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- 1. Should you bring your child's friend on a family vacation?
- 2. Discuss money with the other family, if they bring it up.
- 3. Know the kid you are bringing. Well.
- 4. Let the parents know more about your parenting style.
- 5. Discuss bedtimes.
- 6. Get the skinny on food.
- 7. Respect the bladder.
- 8. Make sure the kid calls home.
- 9. Provide a packing list.
You’ve rented the perfect beach house. Your good friends will be down the block, and your son has a friend lined up. But your daughter, who isn’t great at making friends, needs a buddy. So you invite one of her friends to join your family vacation. This can be a great family vacation – or a recipe for disaster. Here are some tips for taking someone else’s kid on your family vacation.
A vacation can be a time to reconnect with family. But if you think your child would have a better time with a friend or cousin, you might want to consider taking them on your family vacation. (Along with your own child, of course!) This can be a great bonding time for them, and also lessen the pressure on all family members. But first, read our tips for bringing a kid on your family vacation.
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1. Should you bring your child’s friend on a family vacation?
Consider the pros and cons of bringing your child’s friend on your family vacation. If it’s so she has a better time, then having a friend is a great idea. But if you’re bringing the child so YOU can have a better vacation, remember that you will be parenting another child for the length of time he is with you. Even the most well behaved child can have a meltdown, need something at an inconvenient time, or just generally disrupt what was supposed to be your me time. If you are bringing a friend for your kid so you can have a kid-free vacation, rethink.
TravelingMom Tip: Get a letter authorizing you to travel with someone else’s child.
2. Discuss money with the other family, if they bring it up.
If you are staying in a house, the parents may assume the costs of an extra guest are minimal. But if you are planning trips to an amusement park, or ski resort, plus frequent dinners out, an extra person can raise costs substantially. If you are inviting someone, she is your guest. But if the parents offer to pay some costs, discuss those costs in advance.
3. Know the kid you are bringing. Well.
If you’re taking a young kid on your family vacation who doesn’t like to sleep alone, you might have a nightly visitor. If you’re bringing a tween who encourages bad behavior in your child, you might want to reconsider the friend. A non-skier might not have fun if your child is a black diamond skier.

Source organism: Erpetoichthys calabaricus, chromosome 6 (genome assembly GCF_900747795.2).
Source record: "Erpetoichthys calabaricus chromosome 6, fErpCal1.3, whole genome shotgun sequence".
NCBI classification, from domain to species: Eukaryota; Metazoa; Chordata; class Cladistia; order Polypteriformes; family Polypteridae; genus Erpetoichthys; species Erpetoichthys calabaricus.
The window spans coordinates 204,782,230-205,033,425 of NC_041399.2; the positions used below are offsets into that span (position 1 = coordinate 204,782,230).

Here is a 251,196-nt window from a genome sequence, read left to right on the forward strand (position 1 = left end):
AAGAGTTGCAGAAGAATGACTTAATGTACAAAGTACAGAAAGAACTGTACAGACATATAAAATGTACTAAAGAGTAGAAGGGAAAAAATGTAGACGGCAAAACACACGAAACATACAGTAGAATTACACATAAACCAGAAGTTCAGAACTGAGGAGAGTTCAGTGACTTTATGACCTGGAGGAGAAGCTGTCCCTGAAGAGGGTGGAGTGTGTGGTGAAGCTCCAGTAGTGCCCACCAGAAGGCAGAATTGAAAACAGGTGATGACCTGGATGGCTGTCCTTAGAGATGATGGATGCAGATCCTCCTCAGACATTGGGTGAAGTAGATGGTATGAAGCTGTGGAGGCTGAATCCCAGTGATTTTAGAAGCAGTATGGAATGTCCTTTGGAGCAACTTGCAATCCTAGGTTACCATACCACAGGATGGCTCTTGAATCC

For example, we took a girl who didn’t ski with us on a ski vacation because she was a superb athlete. But she tried so hard to keep up with my daughter that she tore her ACL. This was not a fun conversation with the parents, whom we didn’t know well.
Another time, I was on a cruise with my daughter and her cousin. The cousin announced two miles into a bike ride on a shore excursion that she hated riding bicycles. We had to walk all the way back.
4. Let the parents know more about your parenting style.
If you let your 10-year-old walk to the corner store and the other child has never crossed a street alone, there can be confusion on vacation. And if the kids are younger than high school age and you plan to leave them alone one evening while you and your spouse have an evening out, make that clear.
5. Discuss bedtimes.
Taking another kid on your family vacation means paying attention to nighttime routines. If the friend is a night owl, or an early riser, and your child is not, they can get grumpy sharing a bed, or just a room, for more than one night. Have a plan in place. Books are a quiet activity that one can do while the other sleeps.
6. Get the skinny on food.
Some kids get shy around adults, and don’t express their likes and dislikes –while others are too vocal. If you find out in advance that your future guest hates shellfish, have an alternative at a clambake.
When taking someone else’s kid on your family vacation it’s important to know about any food allergies and aversions. That includes respecting the vegan preferences of a guest, or having enough for her to eat. Even if you don’t think her gluten intolerance is medically warranted. If the child you are bringing keeps Kosher, make sure you know how to help him make food choices that respect his religion.
One of our kids went on a soccer trip in middle school where the adult chaperones took the team to a fast food restaurant with choices that none of the girls would eat. Most of the team was vegetarian and a couple were Kosher. So bringing them to a restaurant that only served chicken was a strange option. But the girls felt uncomfortable complaining. We made sure in the future to talk in advance about vegetarian options.
7. Respect the bladder.
A child who isn’t vocal about her food preferences might not speak up about needing the restroom. Be sure to ask parents about their kids’ bathroom habits and offer ample opportunity for everyone to make a pit stop.
TravelingMom Tip: If you are traveling with teen girls, always have extra mini pads and slim tampons just in case.
8. Make sure the kid calls home.
Have a plan for how often your child’s friend should call home. But just enough to stay in touch. Otherwise they might get homesick. However, if the parents request a daily call, respect their wishes, of course.
9. Provide a packing list.
If you are going to a beach resort, make sure the other child brings at least two swimsuits (that fit), a cover up, and beach shoes. If you are planning to take the kids with you to a fancy restaurant or two, make sure she has the right outfit. And if you are taking a winter adventure, give the friend’s parents an extensive list of the cold weather gear he will need.